Title page for ETD etd-06152001-152749


Type of Document Master's Thesis
Author Weigt, Anne Kelley
Author's Email Address aweigt@vt.edu
URN etd-06152001-152749
Title The effects of Nd:YAG laser cyclophotocoagulation on corneal sensitivity, intraocular pressure, aqueous tear production and corneal nerve morphology in the canine eye
Degree Master of Science
Department Veterinary Medical Sciences
Advisory Committee
Advisor Name Title
Herring, Ian P. Committee Chair
Duncan, Robert B. Jr. Committee Member
Marfurt, Carl F. Committee Member
Pickett, J. Phillip Committee Member
Keywords
  • corneal sensitivity
  • aqueous tear production
  • intraocular pressure
  • corneal touch threshold
  • corneal nerve morphology
  • dog
  • cyclophotocoagulation
Date of Defense 2001-06-04
Availability unrestricted
Abstract
ABSTRACT:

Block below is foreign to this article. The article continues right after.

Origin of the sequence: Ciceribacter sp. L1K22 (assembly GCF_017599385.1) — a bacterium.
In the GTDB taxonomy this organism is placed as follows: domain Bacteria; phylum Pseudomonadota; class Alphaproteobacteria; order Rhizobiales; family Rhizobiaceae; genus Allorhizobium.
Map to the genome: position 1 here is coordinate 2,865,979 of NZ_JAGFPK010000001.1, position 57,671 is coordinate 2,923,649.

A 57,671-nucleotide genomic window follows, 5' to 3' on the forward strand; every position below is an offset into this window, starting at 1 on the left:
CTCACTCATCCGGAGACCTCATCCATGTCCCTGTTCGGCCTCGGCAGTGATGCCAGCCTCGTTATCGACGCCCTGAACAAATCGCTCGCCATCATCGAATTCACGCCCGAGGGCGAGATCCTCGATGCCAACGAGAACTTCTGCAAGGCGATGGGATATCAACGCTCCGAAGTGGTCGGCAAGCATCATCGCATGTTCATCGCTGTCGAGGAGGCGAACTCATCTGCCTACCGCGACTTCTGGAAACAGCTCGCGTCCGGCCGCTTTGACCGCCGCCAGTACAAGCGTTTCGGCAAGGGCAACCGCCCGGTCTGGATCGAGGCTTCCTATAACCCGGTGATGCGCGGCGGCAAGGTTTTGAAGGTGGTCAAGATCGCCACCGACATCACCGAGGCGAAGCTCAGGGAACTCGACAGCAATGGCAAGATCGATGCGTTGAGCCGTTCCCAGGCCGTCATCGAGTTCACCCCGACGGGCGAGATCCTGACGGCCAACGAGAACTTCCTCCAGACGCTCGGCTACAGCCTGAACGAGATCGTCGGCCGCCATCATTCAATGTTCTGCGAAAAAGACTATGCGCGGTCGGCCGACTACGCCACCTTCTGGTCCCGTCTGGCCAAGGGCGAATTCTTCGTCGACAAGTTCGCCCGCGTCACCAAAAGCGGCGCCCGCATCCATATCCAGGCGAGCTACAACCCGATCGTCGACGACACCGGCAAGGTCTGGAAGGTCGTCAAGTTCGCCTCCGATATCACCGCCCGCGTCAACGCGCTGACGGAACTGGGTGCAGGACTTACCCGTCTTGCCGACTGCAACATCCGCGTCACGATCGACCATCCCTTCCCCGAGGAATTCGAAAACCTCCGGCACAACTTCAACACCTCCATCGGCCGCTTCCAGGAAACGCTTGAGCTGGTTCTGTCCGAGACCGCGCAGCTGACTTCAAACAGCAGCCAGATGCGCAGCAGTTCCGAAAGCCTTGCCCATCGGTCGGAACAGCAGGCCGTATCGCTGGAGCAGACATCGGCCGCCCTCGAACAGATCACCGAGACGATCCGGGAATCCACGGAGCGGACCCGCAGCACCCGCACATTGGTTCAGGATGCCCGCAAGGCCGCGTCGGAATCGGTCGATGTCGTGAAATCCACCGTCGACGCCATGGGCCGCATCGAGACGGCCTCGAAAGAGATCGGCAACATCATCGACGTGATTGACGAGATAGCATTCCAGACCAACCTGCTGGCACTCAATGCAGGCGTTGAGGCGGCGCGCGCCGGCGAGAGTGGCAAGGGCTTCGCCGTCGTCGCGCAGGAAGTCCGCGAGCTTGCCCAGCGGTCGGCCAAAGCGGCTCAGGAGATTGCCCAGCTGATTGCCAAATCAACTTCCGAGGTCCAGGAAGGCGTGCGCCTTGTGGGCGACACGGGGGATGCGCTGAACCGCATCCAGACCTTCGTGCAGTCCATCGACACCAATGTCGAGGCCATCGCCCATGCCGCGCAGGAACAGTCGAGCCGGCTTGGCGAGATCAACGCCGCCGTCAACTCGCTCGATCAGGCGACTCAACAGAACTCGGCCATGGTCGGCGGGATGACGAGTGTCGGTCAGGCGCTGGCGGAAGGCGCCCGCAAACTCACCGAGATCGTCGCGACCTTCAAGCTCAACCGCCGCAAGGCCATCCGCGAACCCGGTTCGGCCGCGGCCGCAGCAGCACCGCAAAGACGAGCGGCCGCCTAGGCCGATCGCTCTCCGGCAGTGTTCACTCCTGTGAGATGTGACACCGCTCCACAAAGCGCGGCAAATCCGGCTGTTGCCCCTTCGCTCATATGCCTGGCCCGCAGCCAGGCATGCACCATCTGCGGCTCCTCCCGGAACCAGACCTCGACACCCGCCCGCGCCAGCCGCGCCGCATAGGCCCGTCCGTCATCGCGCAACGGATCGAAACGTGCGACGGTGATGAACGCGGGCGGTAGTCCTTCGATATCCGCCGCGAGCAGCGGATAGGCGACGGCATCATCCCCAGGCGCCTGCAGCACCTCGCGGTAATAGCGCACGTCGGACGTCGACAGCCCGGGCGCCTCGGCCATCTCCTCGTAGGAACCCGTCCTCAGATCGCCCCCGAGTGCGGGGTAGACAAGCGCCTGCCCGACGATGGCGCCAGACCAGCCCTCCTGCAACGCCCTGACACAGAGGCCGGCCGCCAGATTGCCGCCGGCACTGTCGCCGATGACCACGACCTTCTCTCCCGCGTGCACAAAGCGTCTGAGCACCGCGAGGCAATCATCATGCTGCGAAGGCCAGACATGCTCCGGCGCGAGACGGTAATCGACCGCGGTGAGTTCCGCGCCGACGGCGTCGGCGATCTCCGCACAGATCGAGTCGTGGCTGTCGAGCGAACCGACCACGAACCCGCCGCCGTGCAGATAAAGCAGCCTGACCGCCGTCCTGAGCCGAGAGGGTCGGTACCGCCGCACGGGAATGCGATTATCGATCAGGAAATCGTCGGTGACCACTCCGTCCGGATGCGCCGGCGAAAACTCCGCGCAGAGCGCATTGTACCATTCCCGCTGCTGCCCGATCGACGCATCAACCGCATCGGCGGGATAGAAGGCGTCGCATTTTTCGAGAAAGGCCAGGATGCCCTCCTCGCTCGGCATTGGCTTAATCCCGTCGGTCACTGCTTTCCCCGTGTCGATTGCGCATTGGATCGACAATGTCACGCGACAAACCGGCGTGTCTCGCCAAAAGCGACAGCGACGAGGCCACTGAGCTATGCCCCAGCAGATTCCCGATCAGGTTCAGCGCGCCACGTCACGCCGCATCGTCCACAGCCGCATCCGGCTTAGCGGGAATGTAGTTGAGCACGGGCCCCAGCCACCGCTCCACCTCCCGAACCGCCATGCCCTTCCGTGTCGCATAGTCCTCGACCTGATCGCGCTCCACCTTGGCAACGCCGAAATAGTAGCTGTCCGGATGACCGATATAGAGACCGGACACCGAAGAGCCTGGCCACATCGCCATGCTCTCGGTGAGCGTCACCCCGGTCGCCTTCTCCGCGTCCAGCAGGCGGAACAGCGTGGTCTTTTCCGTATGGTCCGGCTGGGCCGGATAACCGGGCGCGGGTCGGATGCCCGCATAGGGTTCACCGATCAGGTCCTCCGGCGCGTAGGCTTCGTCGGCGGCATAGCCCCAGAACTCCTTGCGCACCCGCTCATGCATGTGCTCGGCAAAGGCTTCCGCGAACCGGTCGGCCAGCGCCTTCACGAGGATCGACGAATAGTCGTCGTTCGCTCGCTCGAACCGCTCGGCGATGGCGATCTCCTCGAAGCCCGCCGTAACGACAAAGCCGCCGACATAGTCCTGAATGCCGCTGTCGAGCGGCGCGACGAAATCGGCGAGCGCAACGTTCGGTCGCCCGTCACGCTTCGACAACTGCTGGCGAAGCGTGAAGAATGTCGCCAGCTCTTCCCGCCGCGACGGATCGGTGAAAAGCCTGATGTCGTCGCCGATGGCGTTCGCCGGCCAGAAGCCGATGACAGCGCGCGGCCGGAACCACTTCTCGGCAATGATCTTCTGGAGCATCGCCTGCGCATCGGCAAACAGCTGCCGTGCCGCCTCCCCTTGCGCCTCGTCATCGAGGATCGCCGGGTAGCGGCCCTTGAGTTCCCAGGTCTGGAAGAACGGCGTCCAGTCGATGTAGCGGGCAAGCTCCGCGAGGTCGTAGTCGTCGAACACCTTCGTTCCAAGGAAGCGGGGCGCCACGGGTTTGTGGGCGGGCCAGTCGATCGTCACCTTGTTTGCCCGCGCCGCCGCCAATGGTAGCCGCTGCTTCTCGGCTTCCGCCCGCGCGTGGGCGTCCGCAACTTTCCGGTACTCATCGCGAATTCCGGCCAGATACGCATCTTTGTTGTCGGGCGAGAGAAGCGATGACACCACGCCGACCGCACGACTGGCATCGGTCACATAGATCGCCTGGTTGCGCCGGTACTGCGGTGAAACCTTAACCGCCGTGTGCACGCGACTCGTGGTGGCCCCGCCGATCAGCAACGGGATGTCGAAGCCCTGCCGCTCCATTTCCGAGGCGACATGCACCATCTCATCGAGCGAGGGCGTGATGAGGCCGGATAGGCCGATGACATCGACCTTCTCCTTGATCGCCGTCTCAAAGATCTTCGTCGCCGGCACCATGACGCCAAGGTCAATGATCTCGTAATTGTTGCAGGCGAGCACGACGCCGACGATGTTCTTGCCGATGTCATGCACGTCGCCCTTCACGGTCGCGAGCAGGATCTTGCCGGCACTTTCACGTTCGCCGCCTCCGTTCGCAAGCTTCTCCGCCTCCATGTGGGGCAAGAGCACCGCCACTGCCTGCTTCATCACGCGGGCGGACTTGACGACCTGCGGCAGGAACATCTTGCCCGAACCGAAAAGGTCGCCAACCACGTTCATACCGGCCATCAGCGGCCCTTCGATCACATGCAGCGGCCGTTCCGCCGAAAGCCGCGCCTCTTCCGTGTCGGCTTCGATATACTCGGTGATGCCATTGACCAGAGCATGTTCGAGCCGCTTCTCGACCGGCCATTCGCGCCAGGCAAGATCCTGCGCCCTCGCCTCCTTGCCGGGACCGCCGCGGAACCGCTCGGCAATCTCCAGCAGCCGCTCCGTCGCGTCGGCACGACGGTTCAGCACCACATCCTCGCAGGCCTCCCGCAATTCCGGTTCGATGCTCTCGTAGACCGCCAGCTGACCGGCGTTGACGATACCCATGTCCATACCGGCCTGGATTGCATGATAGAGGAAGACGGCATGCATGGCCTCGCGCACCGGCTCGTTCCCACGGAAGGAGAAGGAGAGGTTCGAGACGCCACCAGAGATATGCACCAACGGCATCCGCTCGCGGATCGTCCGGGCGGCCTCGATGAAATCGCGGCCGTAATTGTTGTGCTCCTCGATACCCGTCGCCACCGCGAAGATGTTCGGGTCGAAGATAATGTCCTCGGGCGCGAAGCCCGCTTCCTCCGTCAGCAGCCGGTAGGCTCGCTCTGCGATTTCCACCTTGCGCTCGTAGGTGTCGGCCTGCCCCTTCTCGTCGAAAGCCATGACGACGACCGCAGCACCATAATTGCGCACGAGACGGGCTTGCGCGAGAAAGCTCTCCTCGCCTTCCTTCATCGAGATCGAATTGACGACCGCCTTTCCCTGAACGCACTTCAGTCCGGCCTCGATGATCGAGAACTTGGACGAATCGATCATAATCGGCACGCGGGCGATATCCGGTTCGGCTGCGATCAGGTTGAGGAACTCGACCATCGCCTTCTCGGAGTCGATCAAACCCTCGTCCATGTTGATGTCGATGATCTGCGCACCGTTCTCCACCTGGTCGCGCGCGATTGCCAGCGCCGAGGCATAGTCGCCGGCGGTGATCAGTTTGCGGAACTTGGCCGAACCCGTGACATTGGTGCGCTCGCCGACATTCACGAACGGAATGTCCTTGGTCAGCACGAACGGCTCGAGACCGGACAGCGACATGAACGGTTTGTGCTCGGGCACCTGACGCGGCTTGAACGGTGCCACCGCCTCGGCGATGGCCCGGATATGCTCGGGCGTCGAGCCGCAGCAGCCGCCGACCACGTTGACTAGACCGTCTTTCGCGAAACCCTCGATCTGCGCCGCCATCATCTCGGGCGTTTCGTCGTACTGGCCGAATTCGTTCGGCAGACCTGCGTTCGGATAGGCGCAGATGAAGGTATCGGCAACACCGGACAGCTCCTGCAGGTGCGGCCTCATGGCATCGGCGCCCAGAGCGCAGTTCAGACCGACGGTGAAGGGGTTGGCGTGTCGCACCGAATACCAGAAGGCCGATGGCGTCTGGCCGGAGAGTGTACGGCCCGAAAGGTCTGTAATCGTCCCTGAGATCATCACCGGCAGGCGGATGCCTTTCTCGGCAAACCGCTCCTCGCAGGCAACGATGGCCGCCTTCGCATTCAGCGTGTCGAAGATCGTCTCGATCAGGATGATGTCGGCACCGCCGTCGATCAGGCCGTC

Corneal ulceration with prolonged healing following Nd:YAG laser cyclophotocoagulation in dogs is a frequent complication. It is hypothesized that these corneal ulcerations may be a form of neurotrophic keratitis due to laser-induced damage to corneal innervation. Fifteen clinically normal dogs had the neodymium:yttrium aluminum garnet(Nd:YAG) laser cyclophotocoagulation performed on the left eye. Each treated eye received 100 Joules of laser energy. Corneal touch threshold (CTT) and Schirmer I tear tests (STT) were performed before the surgery and on days 1,3,5,7,9,11, and 13 post-laser treatment. Applanation tonometry was performed before surgery and twice daily for 14 days post-laser treatment. Eyes were enucleated after 14 days and corneal nerves were stained using a gold chloride technique. Major nerve bundles entering the cornea were quantitated by quadrant, using camera lucida reproductions. Nerve bundle diameters were measured using NIH image computer software on computer-scanned images. Statistical methods included repeated values for analysis of variance for CTT, STT and IOP, and a paired t-test for nerve diameters and bundles. All laser treated eyes had significantly higher CTTs (P<0.05) compared to control eyes for all measurements. Six out of fifteen dogs had evidence of ulcerative keratitis. Intraocular pressure was significantly lower in laser treated eyes compared to control eyes in the a.m. on days 2-9,and 14, and in the p.m. on days 2-11 using a Bonferroni-corrected alpha level (P<0.0039). A significant decrease of one nerve bundle per corneal quadrant was found between the laser treated and control eyes. There was no significant difference in STT or nerve bundle diameters between laser treated and control eyes. Nd:YAG laser cyclophotocoagulation effectively reduces IOP while increasing CTT. The procedure also causes a significant decrease in the number of major nerve bundles entering the cornea, but has no effect on the diameter of those bundles. These findings support the hypothesis that nerve damage and corneal hypoesthesia are etiologic factors in ulcerative keratitis following Nd:YAG laser cyclophotocoagulation.

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